I was watching VH1’s Top Twenty Video Countdown yesterday and noticed how blah and mass market most of the songs were. Among music aficionados, this is a common complaint – that trite tripe is all that gets airplay and the good musicians suffer in obscurity.
I’m not going to name any names when it comes to giving examples of musical drivel (after all, the Madonna I enjoy might be your fingernails on a blackboard). The point is that somebody is buying mass market music. And a lot of it. It wouldn’t be mass if it wasn’t selling.
As I watched VH1, the thought occurred that much of this music has great appeal to teenagers, who have quite a bit of disposable income for purchasing music. Without knocking teenagers (I have three), perhaps this type of music is starter music for them. It’s easy to digest, easy to play if you’re so inclined, and transmits the basics of popular music, from standard chord structures to simple lyric patterns.
When I was a teenager, I remember listening to David Bowie’s albums and not getting them. I didn’t care for the discordance I heard, or understand what was going on in the lyrics. The same occurred with a particular TV show. Monty Python was incomprehensible and just plain weird. As I’ve aged, I’ve developed an appreciation for both specifically and for more complex music in general.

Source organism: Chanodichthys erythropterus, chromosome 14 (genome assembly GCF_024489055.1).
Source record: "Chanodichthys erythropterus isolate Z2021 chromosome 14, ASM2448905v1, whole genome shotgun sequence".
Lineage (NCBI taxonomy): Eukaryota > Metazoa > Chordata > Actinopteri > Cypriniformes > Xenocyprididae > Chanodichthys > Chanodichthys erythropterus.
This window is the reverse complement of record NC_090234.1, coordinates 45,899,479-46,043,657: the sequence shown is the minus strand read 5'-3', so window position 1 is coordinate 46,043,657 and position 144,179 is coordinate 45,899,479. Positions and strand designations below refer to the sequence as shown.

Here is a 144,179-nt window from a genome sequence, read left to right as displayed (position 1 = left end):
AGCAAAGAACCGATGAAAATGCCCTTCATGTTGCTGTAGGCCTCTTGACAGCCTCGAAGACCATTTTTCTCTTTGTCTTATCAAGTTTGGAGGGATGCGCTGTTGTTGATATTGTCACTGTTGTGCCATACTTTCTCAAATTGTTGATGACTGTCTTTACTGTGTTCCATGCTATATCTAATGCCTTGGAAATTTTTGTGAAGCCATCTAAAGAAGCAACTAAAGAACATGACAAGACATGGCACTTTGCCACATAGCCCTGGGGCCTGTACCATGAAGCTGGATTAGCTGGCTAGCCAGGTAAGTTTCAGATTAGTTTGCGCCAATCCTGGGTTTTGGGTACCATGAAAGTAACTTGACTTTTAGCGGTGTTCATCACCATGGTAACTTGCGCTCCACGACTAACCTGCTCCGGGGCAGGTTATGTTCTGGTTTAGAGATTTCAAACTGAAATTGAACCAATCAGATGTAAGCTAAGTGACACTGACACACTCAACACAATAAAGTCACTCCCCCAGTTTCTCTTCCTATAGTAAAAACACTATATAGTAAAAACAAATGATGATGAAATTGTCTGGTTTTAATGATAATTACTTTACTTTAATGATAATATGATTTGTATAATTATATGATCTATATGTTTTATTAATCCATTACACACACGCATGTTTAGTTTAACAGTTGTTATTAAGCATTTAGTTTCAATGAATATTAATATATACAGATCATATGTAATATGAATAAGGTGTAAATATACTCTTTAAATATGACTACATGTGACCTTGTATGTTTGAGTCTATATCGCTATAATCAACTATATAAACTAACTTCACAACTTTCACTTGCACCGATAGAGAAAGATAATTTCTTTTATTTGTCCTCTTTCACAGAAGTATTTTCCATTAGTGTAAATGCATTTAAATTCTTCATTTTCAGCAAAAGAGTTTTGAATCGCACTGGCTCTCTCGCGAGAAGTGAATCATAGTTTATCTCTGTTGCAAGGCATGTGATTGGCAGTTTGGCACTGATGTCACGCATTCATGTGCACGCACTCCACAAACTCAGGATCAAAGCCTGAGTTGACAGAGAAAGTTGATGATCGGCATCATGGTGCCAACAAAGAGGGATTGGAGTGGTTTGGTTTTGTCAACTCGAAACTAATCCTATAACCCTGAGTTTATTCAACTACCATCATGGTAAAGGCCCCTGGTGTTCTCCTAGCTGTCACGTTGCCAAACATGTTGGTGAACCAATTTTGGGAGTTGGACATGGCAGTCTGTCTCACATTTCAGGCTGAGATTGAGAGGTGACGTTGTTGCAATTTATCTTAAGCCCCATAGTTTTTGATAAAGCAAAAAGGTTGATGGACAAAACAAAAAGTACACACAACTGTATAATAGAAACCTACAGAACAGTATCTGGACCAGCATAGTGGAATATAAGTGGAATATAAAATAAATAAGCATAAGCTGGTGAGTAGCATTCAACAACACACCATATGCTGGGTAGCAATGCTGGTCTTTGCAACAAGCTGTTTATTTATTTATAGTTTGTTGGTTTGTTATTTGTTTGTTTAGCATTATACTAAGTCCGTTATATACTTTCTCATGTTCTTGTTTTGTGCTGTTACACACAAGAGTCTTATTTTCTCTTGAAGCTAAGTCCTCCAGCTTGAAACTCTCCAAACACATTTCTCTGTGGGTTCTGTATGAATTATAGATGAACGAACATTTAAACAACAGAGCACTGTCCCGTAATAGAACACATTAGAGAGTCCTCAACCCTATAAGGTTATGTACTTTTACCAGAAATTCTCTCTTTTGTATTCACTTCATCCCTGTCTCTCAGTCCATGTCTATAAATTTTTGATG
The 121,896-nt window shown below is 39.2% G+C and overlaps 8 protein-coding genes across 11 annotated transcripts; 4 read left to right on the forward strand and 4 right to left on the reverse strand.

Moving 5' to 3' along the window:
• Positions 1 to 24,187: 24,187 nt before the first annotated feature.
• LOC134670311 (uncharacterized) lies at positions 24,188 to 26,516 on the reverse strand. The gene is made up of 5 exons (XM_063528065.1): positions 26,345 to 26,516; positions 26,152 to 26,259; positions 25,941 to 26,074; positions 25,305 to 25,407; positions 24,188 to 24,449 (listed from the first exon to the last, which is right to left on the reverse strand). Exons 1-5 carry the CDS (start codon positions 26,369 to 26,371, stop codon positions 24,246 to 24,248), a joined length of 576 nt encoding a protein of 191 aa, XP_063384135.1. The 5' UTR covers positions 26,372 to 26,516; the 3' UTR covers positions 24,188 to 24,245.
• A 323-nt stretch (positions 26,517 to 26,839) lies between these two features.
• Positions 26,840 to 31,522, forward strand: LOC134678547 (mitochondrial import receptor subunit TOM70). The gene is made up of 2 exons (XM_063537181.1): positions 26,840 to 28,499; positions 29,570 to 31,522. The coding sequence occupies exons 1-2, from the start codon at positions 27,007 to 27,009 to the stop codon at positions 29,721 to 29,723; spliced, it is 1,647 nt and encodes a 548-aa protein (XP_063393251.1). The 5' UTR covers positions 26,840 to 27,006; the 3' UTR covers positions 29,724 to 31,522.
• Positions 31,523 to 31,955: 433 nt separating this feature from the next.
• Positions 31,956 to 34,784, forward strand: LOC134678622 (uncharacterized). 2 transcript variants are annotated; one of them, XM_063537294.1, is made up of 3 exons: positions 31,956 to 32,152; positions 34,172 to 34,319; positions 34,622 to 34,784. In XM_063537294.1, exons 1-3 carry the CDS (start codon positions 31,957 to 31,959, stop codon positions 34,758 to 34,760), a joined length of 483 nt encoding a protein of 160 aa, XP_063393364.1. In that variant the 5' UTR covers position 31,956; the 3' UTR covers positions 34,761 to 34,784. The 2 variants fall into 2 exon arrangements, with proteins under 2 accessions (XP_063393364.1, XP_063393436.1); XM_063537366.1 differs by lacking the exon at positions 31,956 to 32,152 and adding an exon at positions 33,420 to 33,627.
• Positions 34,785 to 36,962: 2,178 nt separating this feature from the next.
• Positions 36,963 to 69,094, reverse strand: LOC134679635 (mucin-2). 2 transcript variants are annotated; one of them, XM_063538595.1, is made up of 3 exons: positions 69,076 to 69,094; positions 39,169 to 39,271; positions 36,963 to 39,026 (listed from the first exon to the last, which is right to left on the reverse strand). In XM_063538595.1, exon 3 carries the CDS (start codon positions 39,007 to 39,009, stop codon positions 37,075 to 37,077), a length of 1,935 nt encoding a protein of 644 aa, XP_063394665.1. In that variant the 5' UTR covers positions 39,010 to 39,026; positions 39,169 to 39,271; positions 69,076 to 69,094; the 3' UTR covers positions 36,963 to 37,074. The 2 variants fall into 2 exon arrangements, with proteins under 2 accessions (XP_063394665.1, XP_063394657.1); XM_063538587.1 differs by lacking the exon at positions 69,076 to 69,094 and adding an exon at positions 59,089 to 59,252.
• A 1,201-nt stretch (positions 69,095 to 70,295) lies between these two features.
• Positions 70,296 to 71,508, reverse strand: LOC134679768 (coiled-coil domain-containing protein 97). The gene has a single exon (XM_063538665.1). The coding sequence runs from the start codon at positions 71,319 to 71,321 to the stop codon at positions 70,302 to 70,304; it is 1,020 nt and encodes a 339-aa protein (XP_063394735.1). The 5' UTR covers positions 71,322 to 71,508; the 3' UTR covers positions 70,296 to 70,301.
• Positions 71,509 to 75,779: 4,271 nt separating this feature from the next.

We may have to grow into the type of music that doesn’t get a lot of commercial airplay. By the time we do that, we have less disposable income, so the offbeat doesn’t make as much money as the music we listened to as teens. And then nostalgia kicks in. The starter music we cut our teeth on is tucked into a special place in our hearts and we’ll repurchase it in an effort to mentally relive that time. Once again, the mass market music wins out.